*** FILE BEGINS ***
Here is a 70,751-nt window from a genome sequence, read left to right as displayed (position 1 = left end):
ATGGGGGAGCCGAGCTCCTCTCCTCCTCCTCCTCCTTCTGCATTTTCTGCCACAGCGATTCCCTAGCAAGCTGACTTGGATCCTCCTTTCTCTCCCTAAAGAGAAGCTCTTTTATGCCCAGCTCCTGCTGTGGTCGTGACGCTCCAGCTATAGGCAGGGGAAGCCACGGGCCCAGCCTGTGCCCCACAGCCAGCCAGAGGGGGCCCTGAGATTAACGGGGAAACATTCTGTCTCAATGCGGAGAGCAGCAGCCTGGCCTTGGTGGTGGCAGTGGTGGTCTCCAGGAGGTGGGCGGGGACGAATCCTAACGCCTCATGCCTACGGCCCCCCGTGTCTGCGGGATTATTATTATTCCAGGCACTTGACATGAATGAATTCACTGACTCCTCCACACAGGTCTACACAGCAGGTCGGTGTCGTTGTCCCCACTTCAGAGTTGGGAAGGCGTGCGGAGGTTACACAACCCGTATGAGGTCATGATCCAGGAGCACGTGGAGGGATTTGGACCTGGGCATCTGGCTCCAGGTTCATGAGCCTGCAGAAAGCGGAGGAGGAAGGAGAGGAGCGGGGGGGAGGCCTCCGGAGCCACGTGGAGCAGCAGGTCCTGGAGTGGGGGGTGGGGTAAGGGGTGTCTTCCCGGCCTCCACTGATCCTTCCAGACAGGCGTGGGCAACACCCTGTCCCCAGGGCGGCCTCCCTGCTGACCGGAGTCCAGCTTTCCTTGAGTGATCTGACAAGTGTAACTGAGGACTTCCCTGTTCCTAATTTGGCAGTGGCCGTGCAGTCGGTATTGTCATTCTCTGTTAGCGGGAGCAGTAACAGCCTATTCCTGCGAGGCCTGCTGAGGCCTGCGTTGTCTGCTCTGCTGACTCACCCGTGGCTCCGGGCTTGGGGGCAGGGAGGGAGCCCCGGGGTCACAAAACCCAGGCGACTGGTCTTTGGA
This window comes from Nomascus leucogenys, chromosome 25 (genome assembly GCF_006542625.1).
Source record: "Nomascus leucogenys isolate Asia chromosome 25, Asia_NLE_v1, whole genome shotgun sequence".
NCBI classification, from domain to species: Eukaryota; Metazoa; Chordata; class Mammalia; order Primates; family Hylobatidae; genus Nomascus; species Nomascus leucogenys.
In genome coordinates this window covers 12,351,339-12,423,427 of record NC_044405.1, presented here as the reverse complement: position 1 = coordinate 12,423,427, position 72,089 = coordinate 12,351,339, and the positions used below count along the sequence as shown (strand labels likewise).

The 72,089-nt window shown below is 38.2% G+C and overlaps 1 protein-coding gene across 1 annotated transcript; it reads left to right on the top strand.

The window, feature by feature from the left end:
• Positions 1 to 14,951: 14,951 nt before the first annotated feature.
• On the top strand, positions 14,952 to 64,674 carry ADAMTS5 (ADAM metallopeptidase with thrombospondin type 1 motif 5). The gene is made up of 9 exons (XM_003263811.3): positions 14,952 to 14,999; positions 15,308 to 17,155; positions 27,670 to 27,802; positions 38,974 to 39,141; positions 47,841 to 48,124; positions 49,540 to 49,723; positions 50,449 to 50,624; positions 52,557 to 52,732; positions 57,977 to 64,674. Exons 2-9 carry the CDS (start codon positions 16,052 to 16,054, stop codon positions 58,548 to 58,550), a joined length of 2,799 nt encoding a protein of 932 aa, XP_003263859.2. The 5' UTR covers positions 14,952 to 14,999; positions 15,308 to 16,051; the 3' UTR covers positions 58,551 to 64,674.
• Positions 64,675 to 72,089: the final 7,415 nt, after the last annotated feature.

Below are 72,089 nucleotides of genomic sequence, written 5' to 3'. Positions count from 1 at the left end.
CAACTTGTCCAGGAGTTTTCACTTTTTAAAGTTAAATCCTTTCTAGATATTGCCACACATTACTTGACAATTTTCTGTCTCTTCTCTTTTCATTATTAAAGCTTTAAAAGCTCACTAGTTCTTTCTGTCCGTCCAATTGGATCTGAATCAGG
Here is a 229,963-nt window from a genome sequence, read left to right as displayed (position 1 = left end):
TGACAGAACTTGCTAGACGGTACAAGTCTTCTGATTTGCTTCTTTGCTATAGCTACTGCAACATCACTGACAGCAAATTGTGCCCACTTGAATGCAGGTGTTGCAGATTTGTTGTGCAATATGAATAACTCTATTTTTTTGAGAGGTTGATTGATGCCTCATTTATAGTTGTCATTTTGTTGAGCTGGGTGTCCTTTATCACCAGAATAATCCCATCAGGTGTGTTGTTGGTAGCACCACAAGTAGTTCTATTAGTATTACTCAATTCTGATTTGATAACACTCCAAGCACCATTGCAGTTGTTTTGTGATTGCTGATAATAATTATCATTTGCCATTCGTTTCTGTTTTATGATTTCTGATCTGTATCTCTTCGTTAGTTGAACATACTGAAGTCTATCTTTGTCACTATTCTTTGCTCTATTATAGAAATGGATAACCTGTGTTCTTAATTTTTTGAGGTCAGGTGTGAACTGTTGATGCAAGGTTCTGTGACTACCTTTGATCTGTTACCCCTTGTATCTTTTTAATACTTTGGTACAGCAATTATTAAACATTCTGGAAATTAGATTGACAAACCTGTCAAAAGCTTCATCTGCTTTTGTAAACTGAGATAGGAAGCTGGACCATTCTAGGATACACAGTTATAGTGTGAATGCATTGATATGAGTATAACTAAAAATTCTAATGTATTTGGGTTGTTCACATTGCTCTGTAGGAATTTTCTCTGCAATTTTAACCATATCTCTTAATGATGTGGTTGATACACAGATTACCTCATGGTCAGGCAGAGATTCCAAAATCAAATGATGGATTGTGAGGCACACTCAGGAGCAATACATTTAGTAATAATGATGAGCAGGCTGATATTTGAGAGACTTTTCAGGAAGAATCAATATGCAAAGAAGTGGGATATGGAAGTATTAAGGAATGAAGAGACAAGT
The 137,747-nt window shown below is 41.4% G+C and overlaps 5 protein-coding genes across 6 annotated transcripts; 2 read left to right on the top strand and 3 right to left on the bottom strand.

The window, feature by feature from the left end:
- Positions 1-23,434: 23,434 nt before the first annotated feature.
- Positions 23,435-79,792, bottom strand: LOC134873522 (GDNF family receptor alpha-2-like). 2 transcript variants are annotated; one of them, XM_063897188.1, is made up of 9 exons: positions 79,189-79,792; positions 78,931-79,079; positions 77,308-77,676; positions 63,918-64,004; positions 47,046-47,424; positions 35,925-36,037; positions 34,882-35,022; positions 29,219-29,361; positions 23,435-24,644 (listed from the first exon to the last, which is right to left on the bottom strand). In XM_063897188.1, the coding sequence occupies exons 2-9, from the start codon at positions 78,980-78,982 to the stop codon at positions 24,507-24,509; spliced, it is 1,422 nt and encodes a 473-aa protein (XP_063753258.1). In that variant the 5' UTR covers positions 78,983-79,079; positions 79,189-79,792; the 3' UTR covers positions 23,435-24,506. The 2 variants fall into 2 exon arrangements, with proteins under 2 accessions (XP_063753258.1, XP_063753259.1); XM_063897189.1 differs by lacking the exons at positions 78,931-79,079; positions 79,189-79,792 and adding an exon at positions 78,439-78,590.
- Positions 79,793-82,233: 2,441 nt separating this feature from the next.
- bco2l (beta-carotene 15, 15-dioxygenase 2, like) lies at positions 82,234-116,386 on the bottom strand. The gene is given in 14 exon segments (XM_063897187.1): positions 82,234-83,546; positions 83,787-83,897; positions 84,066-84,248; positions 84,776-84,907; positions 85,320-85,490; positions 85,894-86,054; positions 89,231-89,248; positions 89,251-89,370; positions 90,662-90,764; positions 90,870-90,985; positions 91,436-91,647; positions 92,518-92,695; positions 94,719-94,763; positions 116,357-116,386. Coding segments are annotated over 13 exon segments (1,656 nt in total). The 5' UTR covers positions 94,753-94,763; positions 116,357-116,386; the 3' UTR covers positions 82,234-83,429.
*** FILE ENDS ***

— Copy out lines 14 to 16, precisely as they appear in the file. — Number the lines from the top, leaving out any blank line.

Here is a 229,963-nt window from a genome sequence, read left to right as displayed (position 1 = left end):
TGACAGAACTTGCTAGACGGTACAAGTCTTCTGATTTGCTTCTTTGCTATAGCTACTGCAACATCACTGACAGCAAATTGTGCCCACTTGAATGCAGGTGTTGCAGATTTGTTGTGCAATATGAATAACTCTATTTTTTTGAGAGGTTGATTGATGCCTCATTTATAGTTGTCATTTTGTTGAGCTGGGTGTCCTTTATCACCAGAATAATCCCATCAGGTGTGTTGTTGGTAGCACCACAAGTAGTTCTATTAGTATTACTCAATTCTGATTTGATAACACTCCAAGCACCATTGCAGTTGTTTTGTGATTGCTGATAATAATTATCATTTGCCATTCGTTTCTGTTTTATGATTTCTGATCTGTATCTCTTCGTTAGTTGAACATACTGAAGTCTATCTTTGTCACTATTCTTTGCTCTATTATAGAAATGGATAACCTGTGTTCTTAATTTTTTGAGGTCAGGTGTGAACTGTTGATGCAAGGTTCTGTGACTACCTTTGATCTGTTACCCCTTGTATCTTTTTAATACTTTGGTACAGCAATTATTAAACATTCTGGAAATTAGATTGACAAACCTGTCAAAAGCTTCATCTGCTTTTGTAAACTGAGATAGGAAGCTGGACCATTCTAGGATACACAGTTATAGTGTGAATGCATTGATATGAGTATAACTAAAAATTCTAATGTATTTGGGTTGTTCACATTGCTCTGTAGGAATTTTCTCTGCAATTTTAACCATATCTCTTAATGATGTGGTTGATACACAGATTACCTCATGGTCAGGCAGAGATTCCAAAATCAAATGATGGATTGTGAGGCACACTCAGGAGCAATACATTTAGTAATAATGATGAGCAGGCTGATATTTGAGAGACTTTTCAGGAAGAATCAATATGCAAAGAAGTGGGATATGGAAGTATTAAGGAATGAAGAGACAAGT
The 137,747-nt window shown below is 41.4% G+C and overlaps 5 protein-coding genes across 6 annotated transcripts; 2 read left to right on the top strand and 3 right to left on the bottom strand.